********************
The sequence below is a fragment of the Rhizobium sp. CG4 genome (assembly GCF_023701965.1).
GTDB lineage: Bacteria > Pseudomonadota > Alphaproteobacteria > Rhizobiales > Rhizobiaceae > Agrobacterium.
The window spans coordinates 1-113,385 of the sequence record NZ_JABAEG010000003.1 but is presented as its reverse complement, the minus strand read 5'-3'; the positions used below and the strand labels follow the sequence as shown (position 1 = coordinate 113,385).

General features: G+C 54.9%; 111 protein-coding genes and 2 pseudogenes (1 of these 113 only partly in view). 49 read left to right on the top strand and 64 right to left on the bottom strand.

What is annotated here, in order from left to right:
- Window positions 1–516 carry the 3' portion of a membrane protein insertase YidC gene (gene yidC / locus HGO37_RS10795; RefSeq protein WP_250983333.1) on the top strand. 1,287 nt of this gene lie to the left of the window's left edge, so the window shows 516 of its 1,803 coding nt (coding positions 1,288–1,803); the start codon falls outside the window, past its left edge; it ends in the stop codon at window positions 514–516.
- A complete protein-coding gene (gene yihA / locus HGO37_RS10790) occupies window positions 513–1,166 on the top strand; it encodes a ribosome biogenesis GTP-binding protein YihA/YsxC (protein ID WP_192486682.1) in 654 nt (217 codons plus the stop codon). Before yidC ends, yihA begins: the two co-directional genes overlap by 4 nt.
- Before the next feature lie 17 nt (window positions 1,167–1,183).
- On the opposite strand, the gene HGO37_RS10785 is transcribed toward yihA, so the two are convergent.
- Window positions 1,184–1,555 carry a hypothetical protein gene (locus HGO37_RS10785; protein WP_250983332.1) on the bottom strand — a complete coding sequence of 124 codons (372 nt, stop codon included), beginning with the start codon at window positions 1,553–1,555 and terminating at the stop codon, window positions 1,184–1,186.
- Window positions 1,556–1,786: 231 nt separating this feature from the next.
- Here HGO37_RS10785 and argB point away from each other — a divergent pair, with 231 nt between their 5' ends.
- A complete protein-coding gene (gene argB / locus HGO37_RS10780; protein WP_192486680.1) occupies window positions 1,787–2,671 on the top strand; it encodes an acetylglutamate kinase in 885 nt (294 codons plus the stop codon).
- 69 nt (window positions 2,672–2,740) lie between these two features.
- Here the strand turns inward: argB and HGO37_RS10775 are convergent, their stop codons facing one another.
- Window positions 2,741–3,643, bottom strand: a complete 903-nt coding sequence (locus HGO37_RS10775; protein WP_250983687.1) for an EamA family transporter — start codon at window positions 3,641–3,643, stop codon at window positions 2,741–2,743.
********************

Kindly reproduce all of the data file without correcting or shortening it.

The sequence below is a fragment of the Rhizobium sp. CG4 genome (assembly GCF_023701965.1).
GTDB lineage: Bacteria > Pseudomonadota > Alphaproteobacteria > Rhizobiales > Rhizobiaceae > Agrobacterium.
The window spans coordinates 1-113,385 of the sequence record NZ_JABAEG010000003.1 but is presented as its reverse complement, the minus strand read 5'-3'; the positions used below and the strand labels follow the sequence as shown (position 1 = coordinate 113,385).

General features: G+C 54.9%; 111 protein-coding genes and 2 pseudogenes (1 of these 113 only partly in view). 49 read left to right on the top strand and 64 right to left on the bottom strand.

What is annotated here, in order from left to right:
- Window positions 1–516 carry the 3' portion of a membrane protein insertase YidC gene (gene yidC / locus HGO37_RS10795; RefSeq protein WP_250983333.1) on the top strand. 1,287 nt of this gene lie to the left of the window's left edge, so the window shows 516 of its 1,803 coding nt (coding positions 1,288–1,803); the start codon falls outside the window, past its left edge; it ends in the stop codon at window positions 514–516.
- A complete protein-coding gene (gene yihA / locus HGO37_RS10790) occupies window positions 513–1,166 on the top strand; it encodes a ribosome biogenesis GTP-binding protein YihA/YsxC (protein ID WP_192486682.1) in 654 nt (217 codons plus the stop codon). Before yidC ends, yihA begins: the two co-directional genes overlap by 4 nt.
- Before the next feature lie 17 nt (window positions 1,167–1,183).
- On the opposite strand, the gene HGO37_RS10785 is transcribed toward yihA, so the two are convergent.
- Window positions 1,184–1,555 carry a hypothetical protein gene (locus HGO37_RS10785; protein WP_250983332.1) on the bottom strand — a complete coding sequence of 124 codons (372 nt, stop codon included), beginning with the start codon at window positions 1,553–1,555 and terminating at the stop codon, window positions 1,184–1,186.
- Window positions 1,556–1,786: 231 nt separating this feature from the next.
- Here HGO37_RS10785 and argB point away from each other — a divergent pair, with 231 nt between their 5' ends.
- A complete protein-coding gene (gene argB / locus HGO37_RS10780; protein WP_192486680.1) occupies window positions 1,787–2,671 on the top strand; it encodes an acetylglutamate kinase in 885 nt (294 codons plus the stop codon).
- 69 nt (window positions 2,672–2,740) lie between these two features.
- Here the strand turns inward: argB and HGO37_RS10775 are convergent, their stop codons facing one another.
- Window positions 2,741–3,643, bottom strand: a complete 903-nt coding sequence (locus HGO37_RS10775; protein WP_250983687.1) for an EamA family transporter — start codon at window positions 3,641–3,643, stop codon at window positions 2,741–2,743.